Al Piemonte, the larger than life auto dealer and TV pitchman, worked his way up from the bottom.
And he always acted the part.
Despite the successes of his numerous car dealerships, Mr. Piemonte was personable and practical in his TV commercials for his Melrose Park Ford dealership, ads that aired in Chicago for more than 30 years.
Clad in his best and bright sweaters, and waving his hands around enthusiastically, Mr. Piemonte’s TV pitches were aimed at affordability.
He was honest about his used car stock. In a 1985 ad, Mr. Piemonte admitted he put away cars for customers who couldn’t afford much.
“They’re not going to be perfect cars. They’re going to have some dings and bangs, but they’re going to give you some transportation,” he said.
Mr. Piemonte, 83, of Lake Forest, died Christmas Eve after a short illness.
“He was a great automobile man and a great businessman,” said longtime car dealer Bob Rohrman.
He said Mr. Piemonte, who was known as “Big Al,” brought honesty to an industry sometimes perceived with negative connotations.
“When he sold a car, he did what he said he was going to do and what we all hope to do, and that is take care of the customer after the sale — and that’s being honest in car dealing,” Rohrman said.
Mr. Piemonte’s TV personality matched his real life persona, family members and co-workers said.
“He was larger than life and he was my greatest hero,” said Jeff Piemonte, one of his sons.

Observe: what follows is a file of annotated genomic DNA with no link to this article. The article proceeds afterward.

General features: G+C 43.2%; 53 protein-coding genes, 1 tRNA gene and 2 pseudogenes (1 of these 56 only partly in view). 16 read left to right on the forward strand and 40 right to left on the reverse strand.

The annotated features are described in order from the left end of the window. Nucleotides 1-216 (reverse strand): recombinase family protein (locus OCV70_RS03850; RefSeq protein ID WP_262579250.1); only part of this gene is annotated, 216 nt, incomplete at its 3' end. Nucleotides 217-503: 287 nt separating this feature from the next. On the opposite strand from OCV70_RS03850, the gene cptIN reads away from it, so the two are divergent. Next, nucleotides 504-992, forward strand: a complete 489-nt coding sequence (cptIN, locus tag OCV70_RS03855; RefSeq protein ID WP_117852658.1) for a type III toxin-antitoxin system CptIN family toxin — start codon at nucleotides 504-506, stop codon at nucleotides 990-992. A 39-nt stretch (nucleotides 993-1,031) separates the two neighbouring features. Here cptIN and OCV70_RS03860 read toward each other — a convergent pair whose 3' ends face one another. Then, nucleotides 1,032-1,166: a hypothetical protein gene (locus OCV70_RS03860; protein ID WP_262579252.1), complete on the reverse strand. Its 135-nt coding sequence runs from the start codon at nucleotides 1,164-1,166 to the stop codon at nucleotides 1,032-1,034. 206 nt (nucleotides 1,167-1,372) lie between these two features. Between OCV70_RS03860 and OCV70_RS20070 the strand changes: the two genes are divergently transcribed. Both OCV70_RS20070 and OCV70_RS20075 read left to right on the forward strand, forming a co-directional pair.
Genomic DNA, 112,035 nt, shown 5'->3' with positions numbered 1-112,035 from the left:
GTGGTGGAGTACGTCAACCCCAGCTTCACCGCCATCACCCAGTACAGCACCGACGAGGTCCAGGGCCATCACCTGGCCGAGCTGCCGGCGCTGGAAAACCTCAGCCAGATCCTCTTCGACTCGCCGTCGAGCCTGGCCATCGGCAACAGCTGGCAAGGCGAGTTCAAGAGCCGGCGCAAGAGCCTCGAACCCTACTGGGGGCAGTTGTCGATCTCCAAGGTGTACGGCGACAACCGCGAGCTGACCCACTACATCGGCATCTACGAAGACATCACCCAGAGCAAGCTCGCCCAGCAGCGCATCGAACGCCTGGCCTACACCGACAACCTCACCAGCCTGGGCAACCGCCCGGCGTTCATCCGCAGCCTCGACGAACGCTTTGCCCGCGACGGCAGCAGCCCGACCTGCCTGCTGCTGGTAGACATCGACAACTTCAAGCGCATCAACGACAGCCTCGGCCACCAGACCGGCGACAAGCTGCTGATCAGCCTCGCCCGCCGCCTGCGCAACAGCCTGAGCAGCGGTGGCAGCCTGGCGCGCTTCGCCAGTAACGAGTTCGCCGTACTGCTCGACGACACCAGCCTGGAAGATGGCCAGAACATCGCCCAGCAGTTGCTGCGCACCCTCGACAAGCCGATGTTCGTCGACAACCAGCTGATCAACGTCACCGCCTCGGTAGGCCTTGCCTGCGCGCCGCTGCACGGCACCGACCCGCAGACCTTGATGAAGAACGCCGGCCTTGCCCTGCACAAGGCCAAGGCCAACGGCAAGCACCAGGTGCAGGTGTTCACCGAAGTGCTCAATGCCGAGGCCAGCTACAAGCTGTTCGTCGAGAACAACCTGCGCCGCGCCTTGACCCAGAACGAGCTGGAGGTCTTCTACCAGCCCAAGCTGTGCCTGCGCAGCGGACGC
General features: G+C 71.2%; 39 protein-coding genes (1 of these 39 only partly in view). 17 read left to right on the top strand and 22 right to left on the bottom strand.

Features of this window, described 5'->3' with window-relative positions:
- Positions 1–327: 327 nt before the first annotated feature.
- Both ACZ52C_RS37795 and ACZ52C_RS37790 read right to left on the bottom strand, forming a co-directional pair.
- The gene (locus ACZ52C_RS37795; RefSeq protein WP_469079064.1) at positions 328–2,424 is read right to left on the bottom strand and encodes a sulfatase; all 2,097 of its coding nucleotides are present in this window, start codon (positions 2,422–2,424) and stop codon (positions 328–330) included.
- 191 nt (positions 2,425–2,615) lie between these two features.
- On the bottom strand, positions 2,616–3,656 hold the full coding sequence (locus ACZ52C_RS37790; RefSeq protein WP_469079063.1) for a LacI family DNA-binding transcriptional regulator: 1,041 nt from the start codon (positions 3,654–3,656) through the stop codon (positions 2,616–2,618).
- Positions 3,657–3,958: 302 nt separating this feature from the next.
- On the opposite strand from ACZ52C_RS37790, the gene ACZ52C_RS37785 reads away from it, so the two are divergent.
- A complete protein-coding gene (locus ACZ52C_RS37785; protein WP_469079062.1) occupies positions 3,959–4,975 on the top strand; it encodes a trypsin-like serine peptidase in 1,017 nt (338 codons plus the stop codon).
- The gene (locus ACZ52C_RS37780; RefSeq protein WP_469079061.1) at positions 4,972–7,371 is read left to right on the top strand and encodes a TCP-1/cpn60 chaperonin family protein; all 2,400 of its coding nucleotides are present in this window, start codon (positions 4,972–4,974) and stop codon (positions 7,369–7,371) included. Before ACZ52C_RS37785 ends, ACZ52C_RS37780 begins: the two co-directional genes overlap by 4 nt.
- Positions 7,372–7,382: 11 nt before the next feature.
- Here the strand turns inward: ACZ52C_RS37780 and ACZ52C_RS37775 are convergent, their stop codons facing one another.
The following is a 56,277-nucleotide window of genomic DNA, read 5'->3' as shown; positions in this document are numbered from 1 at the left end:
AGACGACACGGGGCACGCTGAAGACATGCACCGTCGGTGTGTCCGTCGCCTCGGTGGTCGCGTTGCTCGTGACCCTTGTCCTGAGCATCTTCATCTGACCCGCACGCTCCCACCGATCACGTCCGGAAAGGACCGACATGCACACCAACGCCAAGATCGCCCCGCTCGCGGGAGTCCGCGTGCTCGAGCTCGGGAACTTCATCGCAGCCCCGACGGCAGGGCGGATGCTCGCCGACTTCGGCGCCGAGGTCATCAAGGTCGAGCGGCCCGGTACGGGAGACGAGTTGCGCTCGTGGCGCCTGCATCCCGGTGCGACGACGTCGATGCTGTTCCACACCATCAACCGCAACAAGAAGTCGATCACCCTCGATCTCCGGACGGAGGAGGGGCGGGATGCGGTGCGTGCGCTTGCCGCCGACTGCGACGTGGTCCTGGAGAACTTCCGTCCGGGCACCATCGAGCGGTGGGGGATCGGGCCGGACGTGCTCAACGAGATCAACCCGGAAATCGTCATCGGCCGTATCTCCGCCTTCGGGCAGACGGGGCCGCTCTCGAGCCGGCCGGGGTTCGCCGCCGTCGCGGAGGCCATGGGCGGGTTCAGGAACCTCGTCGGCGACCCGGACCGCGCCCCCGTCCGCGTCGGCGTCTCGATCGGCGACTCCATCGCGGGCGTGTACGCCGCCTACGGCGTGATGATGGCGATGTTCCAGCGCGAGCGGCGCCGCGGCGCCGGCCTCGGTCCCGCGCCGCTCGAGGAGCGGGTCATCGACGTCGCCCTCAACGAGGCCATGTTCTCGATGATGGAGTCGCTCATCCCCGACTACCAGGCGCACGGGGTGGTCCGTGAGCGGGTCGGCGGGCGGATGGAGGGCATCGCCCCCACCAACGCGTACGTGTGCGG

That enthusiasm was seen at the Ford dealership daily.
“He came to work every day. I never saw his office door closed. He would walk through the shop, through the showroom,” said Val Kholodovsky, general manager at Al Piemonte Nissan in Melrose Park.
Mr. Piemonte started in the car industry as a salesman. He worked his way up into management and then took over what would become his flagship Ford dealership in Melrose Park, his family said.
“He started from the ground up and he completely worked through the trenches,” Kholodovsky said.
The Piemonte dealership in Melrose Park has been at the corner of North and 25th Avenues for over 40 years.
Over time, Mr. Piemonte expanded his business and the type of cars he sold.
On top of the Ford dealership in Melrose Park, Mr. Piemonte owned several other dealerships, including a Nissan dealership in Melrose Park; a Chevrolet dealership in East Dundee; a Suzuki and Super Car Outlet dealership in Northlake and a Chrysler dealership in St. Charles.
“He was a giant in the car industry, but really a gentleman,” Melrose Park Mayor Ron Serpico said.
And to many in the Chicago region, Mr. Piemonte was, as the Melrose Park mayor said, “the guy in the sweaters — you saw him on TV.”
In the commercials, Mr. Piemonte spoke like a regular guy.
But he also was selling a dream.
“Have you always had a desire to own a sports car? How about a 1986 Mustang?” he asks in another 1980s ad.
“We have all types of colors, we have all types of transmissions, we have the hot rod Mustangs, we have the basic Mustangs, we have the convertibles. At Al Piemonte Ford and at Arlington Heights Ford it’s $100 down and $159 a month.”
Piemonte is survived by his wife, Rosanna Glitta, his daughters Mary and Alexandra; sons, Jeff, Patrick and Marco; and six grandchildren.
Visitation for Mr. Piemonte will be 3-9 p.m. Monday at Cumberland Chapels in Norridge. His funeral is scheduled for Tuesday at St. Patrick’s Church in Lake Forest, with Mass at 10 a.m.